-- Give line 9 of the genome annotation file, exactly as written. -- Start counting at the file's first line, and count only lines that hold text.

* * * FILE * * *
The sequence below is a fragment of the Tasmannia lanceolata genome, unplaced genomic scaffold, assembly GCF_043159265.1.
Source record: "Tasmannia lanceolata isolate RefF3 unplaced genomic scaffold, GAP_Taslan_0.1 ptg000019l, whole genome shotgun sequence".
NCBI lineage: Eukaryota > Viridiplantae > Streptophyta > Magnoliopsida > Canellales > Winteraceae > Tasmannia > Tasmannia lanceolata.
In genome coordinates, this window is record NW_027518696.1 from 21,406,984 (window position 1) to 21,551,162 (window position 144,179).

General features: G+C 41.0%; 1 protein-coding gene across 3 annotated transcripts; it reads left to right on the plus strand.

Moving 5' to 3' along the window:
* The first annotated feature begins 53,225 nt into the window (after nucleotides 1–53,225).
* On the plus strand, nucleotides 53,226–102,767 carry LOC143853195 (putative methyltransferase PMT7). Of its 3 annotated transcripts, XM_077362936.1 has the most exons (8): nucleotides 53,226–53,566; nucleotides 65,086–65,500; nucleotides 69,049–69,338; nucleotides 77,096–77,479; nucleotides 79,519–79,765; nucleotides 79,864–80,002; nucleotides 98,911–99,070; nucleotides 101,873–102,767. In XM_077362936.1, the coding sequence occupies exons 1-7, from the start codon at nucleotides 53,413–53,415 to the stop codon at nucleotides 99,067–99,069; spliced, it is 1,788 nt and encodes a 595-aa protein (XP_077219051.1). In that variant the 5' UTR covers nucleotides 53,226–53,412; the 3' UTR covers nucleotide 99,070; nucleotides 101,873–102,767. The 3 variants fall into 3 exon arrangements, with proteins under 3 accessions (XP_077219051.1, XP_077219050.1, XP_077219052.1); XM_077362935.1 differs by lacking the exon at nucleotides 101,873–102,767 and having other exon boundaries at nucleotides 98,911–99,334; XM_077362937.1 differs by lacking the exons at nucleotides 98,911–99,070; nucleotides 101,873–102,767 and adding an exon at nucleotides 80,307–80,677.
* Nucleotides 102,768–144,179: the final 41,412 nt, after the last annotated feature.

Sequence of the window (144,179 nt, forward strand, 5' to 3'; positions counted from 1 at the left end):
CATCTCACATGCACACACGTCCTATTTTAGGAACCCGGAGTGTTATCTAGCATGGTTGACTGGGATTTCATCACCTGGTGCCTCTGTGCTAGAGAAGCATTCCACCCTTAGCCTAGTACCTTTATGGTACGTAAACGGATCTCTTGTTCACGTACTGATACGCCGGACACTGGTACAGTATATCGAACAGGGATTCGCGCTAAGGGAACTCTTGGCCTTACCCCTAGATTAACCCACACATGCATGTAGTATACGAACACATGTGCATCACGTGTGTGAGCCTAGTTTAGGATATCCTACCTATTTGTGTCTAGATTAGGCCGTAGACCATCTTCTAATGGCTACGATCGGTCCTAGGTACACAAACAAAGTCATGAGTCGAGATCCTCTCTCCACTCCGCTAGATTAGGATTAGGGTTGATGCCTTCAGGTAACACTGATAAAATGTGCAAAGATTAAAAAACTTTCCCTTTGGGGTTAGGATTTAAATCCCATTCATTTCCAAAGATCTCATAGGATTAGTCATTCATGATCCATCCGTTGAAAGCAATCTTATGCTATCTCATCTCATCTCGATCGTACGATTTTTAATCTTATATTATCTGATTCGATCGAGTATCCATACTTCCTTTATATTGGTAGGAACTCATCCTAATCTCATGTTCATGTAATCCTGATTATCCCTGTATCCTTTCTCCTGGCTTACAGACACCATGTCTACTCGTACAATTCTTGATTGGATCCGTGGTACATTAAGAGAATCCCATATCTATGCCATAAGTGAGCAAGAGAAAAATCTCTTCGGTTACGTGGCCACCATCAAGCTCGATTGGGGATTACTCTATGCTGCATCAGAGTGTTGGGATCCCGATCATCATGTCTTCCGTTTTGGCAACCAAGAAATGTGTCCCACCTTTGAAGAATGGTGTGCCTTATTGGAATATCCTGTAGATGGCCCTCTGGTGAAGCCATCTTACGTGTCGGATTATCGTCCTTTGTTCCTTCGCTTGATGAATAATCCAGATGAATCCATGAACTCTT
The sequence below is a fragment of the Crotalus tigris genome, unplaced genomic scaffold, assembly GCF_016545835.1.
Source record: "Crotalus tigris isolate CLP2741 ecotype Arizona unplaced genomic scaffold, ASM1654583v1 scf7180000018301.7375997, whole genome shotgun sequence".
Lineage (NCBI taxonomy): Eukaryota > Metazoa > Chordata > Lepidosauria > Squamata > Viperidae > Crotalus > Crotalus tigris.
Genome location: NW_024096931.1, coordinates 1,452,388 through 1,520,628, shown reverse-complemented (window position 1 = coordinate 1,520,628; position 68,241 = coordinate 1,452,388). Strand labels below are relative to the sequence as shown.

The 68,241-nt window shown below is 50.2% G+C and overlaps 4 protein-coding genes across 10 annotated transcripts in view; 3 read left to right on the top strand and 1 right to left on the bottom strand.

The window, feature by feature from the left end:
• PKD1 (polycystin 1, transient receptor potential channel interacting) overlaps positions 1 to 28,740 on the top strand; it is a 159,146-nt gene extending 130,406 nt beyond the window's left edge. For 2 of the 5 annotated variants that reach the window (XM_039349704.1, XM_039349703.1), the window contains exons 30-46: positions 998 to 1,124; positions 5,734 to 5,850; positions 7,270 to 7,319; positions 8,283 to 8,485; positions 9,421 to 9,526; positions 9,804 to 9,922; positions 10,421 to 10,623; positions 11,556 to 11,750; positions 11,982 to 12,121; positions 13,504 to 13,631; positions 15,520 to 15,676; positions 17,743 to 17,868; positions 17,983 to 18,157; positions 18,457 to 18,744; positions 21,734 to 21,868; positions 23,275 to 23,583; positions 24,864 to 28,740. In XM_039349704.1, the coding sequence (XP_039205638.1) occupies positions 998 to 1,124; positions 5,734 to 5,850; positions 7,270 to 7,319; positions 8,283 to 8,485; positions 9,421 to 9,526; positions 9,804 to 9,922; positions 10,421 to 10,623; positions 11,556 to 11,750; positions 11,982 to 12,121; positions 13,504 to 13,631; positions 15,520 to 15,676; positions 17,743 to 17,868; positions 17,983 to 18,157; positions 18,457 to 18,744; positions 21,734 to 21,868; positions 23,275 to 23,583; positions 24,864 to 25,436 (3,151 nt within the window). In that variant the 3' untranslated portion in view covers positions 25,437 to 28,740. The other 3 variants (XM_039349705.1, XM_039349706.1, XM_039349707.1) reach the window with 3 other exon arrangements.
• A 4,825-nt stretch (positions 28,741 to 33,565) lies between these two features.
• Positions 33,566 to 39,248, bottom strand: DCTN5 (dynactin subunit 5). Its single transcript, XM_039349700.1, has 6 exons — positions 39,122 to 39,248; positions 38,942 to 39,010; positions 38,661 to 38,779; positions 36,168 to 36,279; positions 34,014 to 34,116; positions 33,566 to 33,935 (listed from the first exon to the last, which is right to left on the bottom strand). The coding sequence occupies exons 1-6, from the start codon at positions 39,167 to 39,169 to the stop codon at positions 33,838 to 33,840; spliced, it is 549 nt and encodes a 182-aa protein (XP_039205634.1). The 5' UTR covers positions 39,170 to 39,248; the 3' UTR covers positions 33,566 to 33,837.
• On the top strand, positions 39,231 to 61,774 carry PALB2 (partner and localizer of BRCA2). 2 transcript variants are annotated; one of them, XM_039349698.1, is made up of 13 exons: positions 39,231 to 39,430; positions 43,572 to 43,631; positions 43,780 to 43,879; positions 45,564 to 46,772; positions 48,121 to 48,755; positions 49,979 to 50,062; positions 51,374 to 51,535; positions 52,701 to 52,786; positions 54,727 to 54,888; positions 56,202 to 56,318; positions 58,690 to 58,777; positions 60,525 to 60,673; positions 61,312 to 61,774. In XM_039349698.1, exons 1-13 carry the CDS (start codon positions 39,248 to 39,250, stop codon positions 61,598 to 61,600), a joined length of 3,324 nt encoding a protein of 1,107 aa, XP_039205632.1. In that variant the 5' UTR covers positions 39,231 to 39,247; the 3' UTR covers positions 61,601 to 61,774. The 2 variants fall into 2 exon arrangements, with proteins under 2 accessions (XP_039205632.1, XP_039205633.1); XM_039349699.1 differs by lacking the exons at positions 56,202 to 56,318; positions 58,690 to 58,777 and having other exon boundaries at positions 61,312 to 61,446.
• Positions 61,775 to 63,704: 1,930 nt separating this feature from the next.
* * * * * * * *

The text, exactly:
* Nucleotides 102,768–144,179: the final 41,412 nt, after the last annotated feature.